GWEN IFILL: Is there anything in this study which would tell someone who was thinking about this treatment how many pills you have to take, how much, whether it affects a certain subset of women disproportionately?
DR. ALFRED NEUGUT: Well, we did find that a woman does have to take the aspirin regularly, that is, we believe almost every day in order to really see the benefit. We did not have information on the dose of the pill, so while in the context of heart disease a baby aspirin a day seems to be adequate, we really don’t have any dose information.
GWEN IFILL: As a matter of fact, the way the study was taken, I understand, it was asking women to– it was asking women in the study the recall how much they’d taken.
DR. ALFRED NEUGUT: That’s right.
GWEN IFILL: They didn’t actually monitor someone’s dosage?
DR. ALFRED NEUGUT: Well, right. This was a study that was done in 1996. So at that time, there was really no studies that had shown that there was any association between aspirin use and breast cancer. At the time there had been several studies showing an association with colon cancer, so we were doing a study of ideologic factors for breast cancer. We thought it would be wise to include questions about the use of aspirin, perhaps hypothesizing that we’d be lucky and see if there might turn out to be an association with aspirin, as well. And indeed it turned out to be the case. Unfortunately we didn’t include questions about in more detail – about the dosage of the pills.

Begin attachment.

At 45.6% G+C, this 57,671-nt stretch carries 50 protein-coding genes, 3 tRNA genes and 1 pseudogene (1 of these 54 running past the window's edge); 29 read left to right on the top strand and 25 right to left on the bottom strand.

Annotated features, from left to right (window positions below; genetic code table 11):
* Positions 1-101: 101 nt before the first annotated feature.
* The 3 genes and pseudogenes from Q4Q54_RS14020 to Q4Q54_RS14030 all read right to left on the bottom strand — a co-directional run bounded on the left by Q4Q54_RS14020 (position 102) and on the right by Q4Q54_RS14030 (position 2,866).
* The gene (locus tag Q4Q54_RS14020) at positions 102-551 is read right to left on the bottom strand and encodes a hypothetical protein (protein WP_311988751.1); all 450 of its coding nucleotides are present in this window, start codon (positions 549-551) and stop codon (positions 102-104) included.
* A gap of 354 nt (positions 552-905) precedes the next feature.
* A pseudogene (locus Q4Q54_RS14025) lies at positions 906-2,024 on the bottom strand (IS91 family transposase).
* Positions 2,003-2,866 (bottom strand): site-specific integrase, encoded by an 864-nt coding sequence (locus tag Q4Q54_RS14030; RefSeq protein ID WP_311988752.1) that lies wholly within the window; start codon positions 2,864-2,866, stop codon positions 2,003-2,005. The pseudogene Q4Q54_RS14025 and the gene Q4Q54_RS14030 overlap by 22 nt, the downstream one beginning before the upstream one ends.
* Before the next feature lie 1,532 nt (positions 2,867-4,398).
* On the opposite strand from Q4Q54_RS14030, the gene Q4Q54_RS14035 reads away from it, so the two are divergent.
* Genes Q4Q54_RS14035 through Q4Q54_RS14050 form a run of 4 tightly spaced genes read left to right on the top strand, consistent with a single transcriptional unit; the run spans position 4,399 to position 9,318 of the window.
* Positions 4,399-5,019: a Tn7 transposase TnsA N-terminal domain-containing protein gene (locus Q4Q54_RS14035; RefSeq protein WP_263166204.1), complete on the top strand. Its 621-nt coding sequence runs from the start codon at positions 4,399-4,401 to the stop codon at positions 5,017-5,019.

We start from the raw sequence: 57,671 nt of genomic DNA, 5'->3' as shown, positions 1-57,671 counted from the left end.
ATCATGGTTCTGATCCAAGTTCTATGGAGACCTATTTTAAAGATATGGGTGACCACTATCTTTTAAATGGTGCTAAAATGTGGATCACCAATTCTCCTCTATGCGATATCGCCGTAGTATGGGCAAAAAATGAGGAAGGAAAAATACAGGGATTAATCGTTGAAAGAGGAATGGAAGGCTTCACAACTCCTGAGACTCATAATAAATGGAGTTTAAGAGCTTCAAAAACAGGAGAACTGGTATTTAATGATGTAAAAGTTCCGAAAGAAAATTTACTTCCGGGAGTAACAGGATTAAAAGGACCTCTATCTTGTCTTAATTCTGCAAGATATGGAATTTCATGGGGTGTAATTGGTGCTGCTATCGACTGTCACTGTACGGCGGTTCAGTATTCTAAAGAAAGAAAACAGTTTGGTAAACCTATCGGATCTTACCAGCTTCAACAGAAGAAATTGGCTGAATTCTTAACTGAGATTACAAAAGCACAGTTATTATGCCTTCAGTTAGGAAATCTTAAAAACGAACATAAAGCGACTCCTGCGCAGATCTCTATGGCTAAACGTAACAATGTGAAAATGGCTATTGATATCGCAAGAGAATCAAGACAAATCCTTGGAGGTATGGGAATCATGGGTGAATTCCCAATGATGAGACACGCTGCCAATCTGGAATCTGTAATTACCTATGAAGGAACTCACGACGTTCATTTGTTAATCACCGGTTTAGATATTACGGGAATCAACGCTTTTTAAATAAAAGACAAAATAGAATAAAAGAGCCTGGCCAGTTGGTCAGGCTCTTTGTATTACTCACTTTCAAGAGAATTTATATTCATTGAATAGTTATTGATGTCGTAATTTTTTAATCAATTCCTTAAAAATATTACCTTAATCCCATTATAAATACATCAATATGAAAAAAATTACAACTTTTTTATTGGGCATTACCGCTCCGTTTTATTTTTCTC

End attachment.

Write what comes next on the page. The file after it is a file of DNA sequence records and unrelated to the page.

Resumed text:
GWEN IFILL: When you talk about aspirin, for a lot of people it’s interchangeable with something like Advil which is ibuprofen or something like Tylenol which is acetaminophen. Is there any way of nose whether those pain relievers might have the same effect as aspirin in this case?
DR. ALFRED NEUGUT: We had information on ibuprofen, which is Motrin or Advil. Fewer women used those types of pills I suppose for arthritis or other pain relief, and so while there was a tendency, a trend that showed a reduction in the incidents of breast cancer, I would say that the information wasn’t adequate to draw a firm conclusion with regard to the benefit of the pills.
With regard to Tylenol, that acts as an analgesic, as a painkiller, in entirely different mechanisms than aspirin does, and showed no benefit whatsoever, which is reassuring to us because it suggests to us that the benefit of the aspirin really was on the basis of its non-steroidal anti-inflammatory drug activities. It’s cyclooxygenase, which is the method by which the aspirin works.
GWEN IFILL: You’re telling me women with worried about having a propensity toward cancer should not be rushing out to stock up on aspirin yet?
DR. ALFRED NEUGUT: No, I don’t think so. If a woman is already taking aspirin for cardiac disease prevention, that maybe she’s going to get a little extra bang for the buck from the aspirin that she is using, but again, remember that aspirin does have significant toxicities and if she is at increased risk for breast cancer or is looking for ways to prevent getting breast cancer, she should really consult her physician and look at the other ways in which we already know that there are effective mechanisms for reducing the risk of breast cancer or mortality from breast cancer.
GWEN IFILL: Dr. Alfred Neugut, thank you very much for helping us out.
DR. ALFRED NEUGUT: Thank you for having me.